The images provided by magnetic resonance imaging have helped revolutionize modern medicine. But because it applies a magnetic field to the body, MRI gathers data at the molecular level, providing more information about the body than is evident from the resulting image. Confirma Inc. mines the molecular information gathered during MRI by applying computational algorithms to the images to determine differences between healthy and diseased tissues that can be used to search the body for disease sites, such as metastases in cancer.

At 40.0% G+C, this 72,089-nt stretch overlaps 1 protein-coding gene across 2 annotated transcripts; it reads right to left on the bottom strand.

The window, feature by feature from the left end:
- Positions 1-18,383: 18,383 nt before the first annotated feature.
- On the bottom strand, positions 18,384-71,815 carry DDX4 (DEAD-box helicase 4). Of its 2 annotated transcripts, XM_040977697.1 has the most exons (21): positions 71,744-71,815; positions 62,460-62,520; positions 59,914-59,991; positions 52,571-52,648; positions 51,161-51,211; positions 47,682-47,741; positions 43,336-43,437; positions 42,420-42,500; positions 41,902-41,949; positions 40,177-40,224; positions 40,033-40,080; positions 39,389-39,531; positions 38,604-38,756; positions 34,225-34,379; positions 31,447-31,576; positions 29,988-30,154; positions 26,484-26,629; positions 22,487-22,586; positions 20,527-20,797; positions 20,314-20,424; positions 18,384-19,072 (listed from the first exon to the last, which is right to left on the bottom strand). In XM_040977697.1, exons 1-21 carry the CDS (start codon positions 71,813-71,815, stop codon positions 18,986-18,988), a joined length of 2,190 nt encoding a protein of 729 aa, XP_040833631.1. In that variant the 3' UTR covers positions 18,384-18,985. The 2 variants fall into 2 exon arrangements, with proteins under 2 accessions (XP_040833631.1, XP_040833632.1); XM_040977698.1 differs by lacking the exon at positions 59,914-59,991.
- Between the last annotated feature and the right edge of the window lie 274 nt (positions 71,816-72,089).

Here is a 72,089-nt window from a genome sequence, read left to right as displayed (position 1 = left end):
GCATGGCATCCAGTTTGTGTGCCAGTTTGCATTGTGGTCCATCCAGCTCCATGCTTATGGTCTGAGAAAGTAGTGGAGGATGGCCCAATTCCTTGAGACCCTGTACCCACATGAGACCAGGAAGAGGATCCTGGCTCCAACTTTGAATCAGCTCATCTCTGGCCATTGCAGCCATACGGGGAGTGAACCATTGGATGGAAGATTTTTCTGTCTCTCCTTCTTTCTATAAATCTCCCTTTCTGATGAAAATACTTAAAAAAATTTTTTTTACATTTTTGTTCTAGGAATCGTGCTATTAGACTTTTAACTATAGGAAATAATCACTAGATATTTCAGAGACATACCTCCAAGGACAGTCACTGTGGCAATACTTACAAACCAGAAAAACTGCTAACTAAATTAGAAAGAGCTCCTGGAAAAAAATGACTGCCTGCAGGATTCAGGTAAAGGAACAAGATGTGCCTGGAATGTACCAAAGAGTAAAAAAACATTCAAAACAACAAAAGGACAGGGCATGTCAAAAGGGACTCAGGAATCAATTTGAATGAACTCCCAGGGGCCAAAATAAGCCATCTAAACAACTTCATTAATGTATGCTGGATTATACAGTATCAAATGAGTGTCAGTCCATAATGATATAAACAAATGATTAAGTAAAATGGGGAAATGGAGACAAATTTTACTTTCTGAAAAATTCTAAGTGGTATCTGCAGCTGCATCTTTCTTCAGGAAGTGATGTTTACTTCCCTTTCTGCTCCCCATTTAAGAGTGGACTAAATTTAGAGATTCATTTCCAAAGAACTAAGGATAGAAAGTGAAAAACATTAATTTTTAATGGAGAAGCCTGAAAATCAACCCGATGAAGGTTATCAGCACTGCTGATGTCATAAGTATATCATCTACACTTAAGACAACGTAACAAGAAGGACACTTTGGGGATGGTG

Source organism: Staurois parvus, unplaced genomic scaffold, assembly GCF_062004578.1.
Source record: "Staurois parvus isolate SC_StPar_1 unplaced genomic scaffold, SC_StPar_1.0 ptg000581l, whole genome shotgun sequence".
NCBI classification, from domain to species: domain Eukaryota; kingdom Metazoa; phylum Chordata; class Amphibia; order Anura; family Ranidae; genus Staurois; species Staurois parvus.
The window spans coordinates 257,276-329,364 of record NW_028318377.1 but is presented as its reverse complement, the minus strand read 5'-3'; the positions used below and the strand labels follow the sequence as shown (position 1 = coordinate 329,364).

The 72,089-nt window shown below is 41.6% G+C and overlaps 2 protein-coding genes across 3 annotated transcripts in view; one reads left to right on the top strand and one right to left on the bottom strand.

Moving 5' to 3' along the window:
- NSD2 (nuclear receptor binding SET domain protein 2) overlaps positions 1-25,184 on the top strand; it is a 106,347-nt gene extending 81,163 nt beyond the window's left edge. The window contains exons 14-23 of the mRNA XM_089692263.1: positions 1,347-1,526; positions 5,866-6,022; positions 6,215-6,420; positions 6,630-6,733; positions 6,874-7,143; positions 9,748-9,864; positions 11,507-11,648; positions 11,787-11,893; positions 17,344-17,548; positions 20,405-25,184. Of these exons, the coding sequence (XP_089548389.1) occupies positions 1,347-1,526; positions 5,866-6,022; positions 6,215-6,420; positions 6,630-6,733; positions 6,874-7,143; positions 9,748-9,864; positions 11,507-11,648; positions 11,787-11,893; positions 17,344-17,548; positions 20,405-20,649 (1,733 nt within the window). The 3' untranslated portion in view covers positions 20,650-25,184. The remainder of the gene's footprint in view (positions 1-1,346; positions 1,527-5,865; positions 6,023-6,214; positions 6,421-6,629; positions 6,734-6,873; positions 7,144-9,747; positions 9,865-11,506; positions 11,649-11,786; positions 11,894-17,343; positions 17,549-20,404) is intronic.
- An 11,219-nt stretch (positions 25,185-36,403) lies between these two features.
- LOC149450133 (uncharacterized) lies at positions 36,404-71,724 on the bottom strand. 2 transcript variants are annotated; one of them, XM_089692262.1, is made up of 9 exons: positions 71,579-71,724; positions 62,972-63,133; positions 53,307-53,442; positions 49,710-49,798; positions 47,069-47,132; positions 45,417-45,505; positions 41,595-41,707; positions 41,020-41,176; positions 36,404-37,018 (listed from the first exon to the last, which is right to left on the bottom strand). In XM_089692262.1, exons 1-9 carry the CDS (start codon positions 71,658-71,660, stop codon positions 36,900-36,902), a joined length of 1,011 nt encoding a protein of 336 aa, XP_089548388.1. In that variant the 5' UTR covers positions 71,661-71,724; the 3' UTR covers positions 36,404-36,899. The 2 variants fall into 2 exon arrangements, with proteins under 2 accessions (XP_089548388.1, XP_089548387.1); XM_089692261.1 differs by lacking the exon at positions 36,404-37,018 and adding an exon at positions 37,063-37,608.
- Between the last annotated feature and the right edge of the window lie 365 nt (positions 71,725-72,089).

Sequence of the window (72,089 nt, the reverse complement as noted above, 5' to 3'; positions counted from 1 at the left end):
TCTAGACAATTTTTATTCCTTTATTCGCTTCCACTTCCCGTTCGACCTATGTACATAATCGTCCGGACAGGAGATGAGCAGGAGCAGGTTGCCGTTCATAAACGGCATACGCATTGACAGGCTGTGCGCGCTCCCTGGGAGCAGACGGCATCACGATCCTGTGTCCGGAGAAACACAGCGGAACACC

According to President and CEO Mark Lostrom, the magnetic field causes molecules in the body to become excited, and as they return to their equilibrium state, they give off signals that the MR machine picks up and translates into data. These data are gathered in slices across individual planes through the body. "Each sequence," Lostrom said, "is an individual data set from the same body."